- Tom McHale '07. Tom has been active in health and human rights program delivery and research since graduating from Beloit. Tom spent a year as a case manager with Catholic Charities of Camden County working with homeless persons and injection drug users living in Camden, New Jersey. He then spent a year living in Kenya as a Rotary Ambassadorial Scholar. In Kenya, he researched health-related human rights violations in commercial sex workers. He is now studying Global Health and Population at the Harvard School of Public Health. At Beloit, Tom was active in Model United Nations, Beloit College AIDS Network and as a Resident Assistant. He spent a semester in Kenya with SIT’s ‘Development, Health and Society’ Program and spent a summer in the Republic of Georgia researching out-of-pocket healthcare payments and participating on a epidemiologic study of cardiac dysfunction as a MIRT Fellow through the University of Washington’s School of Public Health and Community Medicine. He depended his understanding of the intersection of human rights and health through study in Nicaragua, an internship working with refugees and asylum seekers in New York and an internship with the City of Beloit’s Department of Health. He graduated in 2007 with a BA in Health and Society and a minor in African Studies.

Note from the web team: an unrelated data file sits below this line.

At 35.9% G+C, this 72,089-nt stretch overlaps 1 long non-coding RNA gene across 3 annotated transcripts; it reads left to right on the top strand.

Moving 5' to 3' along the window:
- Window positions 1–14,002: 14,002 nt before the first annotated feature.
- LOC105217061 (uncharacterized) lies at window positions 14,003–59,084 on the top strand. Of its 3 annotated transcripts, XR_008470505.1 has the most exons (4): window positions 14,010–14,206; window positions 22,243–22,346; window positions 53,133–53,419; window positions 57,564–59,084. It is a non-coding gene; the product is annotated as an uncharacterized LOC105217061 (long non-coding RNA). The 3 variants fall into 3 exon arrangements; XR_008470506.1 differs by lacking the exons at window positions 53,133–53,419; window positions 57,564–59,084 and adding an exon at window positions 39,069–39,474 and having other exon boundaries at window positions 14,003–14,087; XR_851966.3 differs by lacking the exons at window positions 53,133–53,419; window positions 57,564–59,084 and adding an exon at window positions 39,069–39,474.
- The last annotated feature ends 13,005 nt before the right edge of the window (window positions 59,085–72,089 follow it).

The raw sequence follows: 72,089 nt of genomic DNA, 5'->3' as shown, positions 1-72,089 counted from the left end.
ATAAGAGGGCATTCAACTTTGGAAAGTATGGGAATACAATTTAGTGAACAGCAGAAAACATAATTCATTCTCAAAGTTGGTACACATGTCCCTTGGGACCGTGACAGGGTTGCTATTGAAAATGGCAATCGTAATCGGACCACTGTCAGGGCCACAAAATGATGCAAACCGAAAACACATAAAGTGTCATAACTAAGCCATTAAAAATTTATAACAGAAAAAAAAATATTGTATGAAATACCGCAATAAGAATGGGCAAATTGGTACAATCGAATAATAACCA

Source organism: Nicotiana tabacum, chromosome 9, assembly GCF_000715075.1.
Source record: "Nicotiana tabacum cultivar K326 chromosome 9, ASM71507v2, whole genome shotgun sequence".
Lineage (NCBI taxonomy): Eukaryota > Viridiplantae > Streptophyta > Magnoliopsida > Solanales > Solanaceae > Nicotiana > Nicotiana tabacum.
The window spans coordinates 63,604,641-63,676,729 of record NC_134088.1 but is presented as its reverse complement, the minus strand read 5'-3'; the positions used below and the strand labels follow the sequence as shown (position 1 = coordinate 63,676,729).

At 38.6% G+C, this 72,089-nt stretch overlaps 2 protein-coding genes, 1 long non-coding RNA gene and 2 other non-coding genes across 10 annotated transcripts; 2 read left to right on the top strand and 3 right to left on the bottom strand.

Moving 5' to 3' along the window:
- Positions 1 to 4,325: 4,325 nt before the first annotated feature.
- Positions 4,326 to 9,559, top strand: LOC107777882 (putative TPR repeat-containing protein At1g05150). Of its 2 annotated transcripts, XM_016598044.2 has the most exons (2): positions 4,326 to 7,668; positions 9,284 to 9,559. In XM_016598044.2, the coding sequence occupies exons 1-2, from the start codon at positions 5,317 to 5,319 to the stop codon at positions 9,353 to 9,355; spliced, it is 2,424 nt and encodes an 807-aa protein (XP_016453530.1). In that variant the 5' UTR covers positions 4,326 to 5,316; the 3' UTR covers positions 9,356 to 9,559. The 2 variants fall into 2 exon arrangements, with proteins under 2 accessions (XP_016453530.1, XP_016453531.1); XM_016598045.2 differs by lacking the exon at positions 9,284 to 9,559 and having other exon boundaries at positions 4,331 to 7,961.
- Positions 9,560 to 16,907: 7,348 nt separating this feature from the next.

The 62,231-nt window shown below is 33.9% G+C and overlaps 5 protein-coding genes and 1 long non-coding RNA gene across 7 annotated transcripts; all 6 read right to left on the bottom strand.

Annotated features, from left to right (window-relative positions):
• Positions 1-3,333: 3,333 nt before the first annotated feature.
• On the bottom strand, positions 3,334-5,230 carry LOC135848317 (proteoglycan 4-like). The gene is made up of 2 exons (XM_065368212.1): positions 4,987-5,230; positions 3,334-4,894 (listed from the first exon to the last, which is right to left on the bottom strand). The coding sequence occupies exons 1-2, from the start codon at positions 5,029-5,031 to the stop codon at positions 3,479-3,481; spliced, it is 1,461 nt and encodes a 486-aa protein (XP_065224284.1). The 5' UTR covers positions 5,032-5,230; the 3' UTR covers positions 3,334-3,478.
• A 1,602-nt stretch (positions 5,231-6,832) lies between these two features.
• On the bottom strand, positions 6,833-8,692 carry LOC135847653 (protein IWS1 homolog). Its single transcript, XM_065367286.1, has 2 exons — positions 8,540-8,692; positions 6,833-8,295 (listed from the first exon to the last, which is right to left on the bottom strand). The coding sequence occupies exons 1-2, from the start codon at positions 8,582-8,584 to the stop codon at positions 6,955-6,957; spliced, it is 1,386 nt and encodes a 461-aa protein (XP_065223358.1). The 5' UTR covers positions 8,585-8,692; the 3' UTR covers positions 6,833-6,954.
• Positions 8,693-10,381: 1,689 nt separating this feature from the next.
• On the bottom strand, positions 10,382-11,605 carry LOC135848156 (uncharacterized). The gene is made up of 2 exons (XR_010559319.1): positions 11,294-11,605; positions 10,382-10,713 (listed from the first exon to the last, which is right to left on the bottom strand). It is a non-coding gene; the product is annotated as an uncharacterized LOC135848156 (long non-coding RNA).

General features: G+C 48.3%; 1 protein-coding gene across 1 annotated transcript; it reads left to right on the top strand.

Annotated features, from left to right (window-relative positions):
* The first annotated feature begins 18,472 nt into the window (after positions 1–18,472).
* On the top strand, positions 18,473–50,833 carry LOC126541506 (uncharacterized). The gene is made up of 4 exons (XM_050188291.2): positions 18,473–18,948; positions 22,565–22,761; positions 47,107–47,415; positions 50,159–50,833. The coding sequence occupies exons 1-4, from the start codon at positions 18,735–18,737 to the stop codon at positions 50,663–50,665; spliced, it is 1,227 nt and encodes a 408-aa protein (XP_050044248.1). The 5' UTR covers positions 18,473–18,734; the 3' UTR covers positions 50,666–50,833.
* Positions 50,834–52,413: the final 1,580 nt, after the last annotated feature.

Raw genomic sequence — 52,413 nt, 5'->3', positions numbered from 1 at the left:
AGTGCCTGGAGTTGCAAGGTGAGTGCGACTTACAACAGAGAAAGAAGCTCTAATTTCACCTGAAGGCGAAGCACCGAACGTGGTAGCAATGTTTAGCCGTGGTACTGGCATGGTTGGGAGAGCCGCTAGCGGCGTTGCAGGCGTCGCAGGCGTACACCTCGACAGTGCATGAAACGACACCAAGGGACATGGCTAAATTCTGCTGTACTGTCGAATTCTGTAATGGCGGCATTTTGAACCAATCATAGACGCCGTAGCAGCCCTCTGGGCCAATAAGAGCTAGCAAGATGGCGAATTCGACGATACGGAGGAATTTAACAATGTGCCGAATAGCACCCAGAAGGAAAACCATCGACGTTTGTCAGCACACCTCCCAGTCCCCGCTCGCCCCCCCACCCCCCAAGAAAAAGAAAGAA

- Sonia Skidmore '07. Sonia graduated from Beloit with a double major in International Relations and Environmental Studies. Through her studies, she drew a strong connection between issues of environmental justice, resource scarcity, and human rights. Since graduation, Sonia has worked as a community organizer on rural environmental issues in Iowa at the non-profit organization Iowa Citizens for Community Improvement. This November she will transition away from that work and travel to work on international water scarcity issues with the Institute of Rural Research and Development in a water poor region of northern India. There she will assist in rural development work by helping local people implement low tech water harvesting and aquifer recharge techniques.